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Community College Students Find It Difficult To Get Classes

February 10, 2011

Crowd of college students waiting outside With higher enrollment rates and severe budget cuts at community colleges, more and more students are having difficulty enrolling in the classes they need.

According to a press release, a recent survey conducted by Harris Interactive interviewed 1,434 U.S. community college students between the ages of 18 and 59 and revealed that 32 percent of students were unable to enroll in a class of their choice because the course was already full. Furthermore, an astonishing 55 percent of Hispanic students reported being unable to enroll in a class.

"The survey findings underscore a serious threat to student access that exists," said Walter G. Bumphus, president of the American Association of Community Colleges.

Inside Higher Ed reported that 22 percent of community college students who needed to enroll in remedial courses experienced difficulty doing so. Almost 30 percent of students who took English or mathematics placement tests could not enroll in their recommended classes in the fall 2010 semester.

Impacted classes also forced many students to enroll in fewer classes than they had planned. On average, students intended to take 3.3 courses, but in the end were only able to enroll in 2.9 courses.

Furthermore, even if students were able to successfully enroll in the classes they needed, most expressed frustration with the difficulty they encountered.

"You used to be able to wait until the last moment. But it's getting to where you have to go online at three in the morning to get a spot in some classes," said Miguel Morales, a 43-year-old part-time student at Johnson County Community College. Morales tried to enroll in intermediate algebra this spring, but failed to get a seat.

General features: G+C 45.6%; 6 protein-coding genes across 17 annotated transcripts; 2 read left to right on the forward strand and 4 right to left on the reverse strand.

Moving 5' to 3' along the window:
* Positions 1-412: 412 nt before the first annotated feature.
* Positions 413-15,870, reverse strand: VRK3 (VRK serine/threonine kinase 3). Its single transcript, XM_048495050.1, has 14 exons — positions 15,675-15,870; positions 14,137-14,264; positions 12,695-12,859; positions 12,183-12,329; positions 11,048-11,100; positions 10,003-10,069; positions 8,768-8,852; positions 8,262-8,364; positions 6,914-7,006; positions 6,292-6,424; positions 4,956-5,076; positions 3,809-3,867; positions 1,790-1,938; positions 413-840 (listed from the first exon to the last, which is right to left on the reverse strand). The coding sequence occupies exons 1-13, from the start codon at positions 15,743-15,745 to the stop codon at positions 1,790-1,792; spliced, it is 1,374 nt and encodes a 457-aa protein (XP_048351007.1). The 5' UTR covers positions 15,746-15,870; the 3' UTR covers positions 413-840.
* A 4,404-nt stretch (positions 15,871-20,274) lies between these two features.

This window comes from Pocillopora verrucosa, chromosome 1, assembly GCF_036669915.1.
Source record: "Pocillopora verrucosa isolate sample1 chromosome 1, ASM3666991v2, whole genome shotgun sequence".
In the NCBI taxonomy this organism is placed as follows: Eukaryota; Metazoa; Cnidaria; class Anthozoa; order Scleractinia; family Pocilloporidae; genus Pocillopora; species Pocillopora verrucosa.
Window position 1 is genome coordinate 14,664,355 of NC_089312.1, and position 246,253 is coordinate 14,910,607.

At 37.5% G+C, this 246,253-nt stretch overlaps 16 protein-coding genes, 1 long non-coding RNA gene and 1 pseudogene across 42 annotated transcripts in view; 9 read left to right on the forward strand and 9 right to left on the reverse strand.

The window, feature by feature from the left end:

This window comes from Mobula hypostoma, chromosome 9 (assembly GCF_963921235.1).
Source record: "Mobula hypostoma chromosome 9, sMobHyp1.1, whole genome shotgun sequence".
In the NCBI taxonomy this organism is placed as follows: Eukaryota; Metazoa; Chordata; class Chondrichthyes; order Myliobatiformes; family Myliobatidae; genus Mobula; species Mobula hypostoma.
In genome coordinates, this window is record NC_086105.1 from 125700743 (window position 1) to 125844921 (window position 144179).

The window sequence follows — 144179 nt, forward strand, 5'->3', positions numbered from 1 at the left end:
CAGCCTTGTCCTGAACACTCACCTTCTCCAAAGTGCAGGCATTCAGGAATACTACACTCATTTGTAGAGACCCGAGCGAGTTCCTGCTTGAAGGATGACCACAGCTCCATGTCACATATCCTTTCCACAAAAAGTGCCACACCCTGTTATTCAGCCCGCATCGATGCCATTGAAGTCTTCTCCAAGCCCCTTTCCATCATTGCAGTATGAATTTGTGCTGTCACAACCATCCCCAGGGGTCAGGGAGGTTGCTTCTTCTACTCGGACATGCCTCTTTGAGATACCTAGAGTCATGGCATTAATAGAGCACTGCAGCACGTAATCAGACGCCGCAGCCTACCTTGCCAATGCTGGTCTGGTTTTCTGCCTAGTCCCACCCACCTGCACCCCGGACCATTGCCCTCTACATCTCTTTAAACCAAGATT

As The Chronicle of Higher Education pointed out, many state community college directors predict that state funding will only continue to decline while enrollment rises. The Wall Street Journal agreed, noting that community colleges depend on state contributions in order to keep tuition low for students. However, in the current economy, many states are trying to limit spending, particularly in cash-strapped states. Budget cuts in California, for instance, may force its community colleges to turn away some 350,000 applicants next year.

"It's disturbing," said Thomas Bailey, director of the Community College Research Center at Columbia University. However, he added that given the cost constraints, "community colleges need to figure out some way of limiting their enrollment."

Many community colleges are implementing new ways to keep up with the increase in enrollment. Some schools have added midnight classes to meet the increasing demand, while others have started waiting lists. City University of New York (CUNY) colleges have even created a one-month winter semester specifically for core classes. However, some students feel it is still not enough. According to the press release, 44 percent of community college students wanted the option to take all their courses online.

Although accessibility remains a top priority for many community colleges, according to Bailey, some schools may establish an academic criterion for admission, reported The Wall Street Journal.

"They're saying, 'Maybe we should set a floor--a certain level of skills you need to have'" to gain admittance.


Compiled by Heidi M. Agustin

Sources:

"Community-College Students Say They Struggle to Get Into Needed Classes," chronicle.com, February 9, 2011, Elyse Ashburn

"First-Ever National Survey Reveals Many Community College Students Are Denied Access to Courses," PRWeb.com, February 9, 2011

"High Enrollment Strains Two-Year Colleges," online.wsj.com, February 9, 2011, Kevin Helliker

"Left in the Hall," insidehighered.com, February 9, 2011, David Moltz

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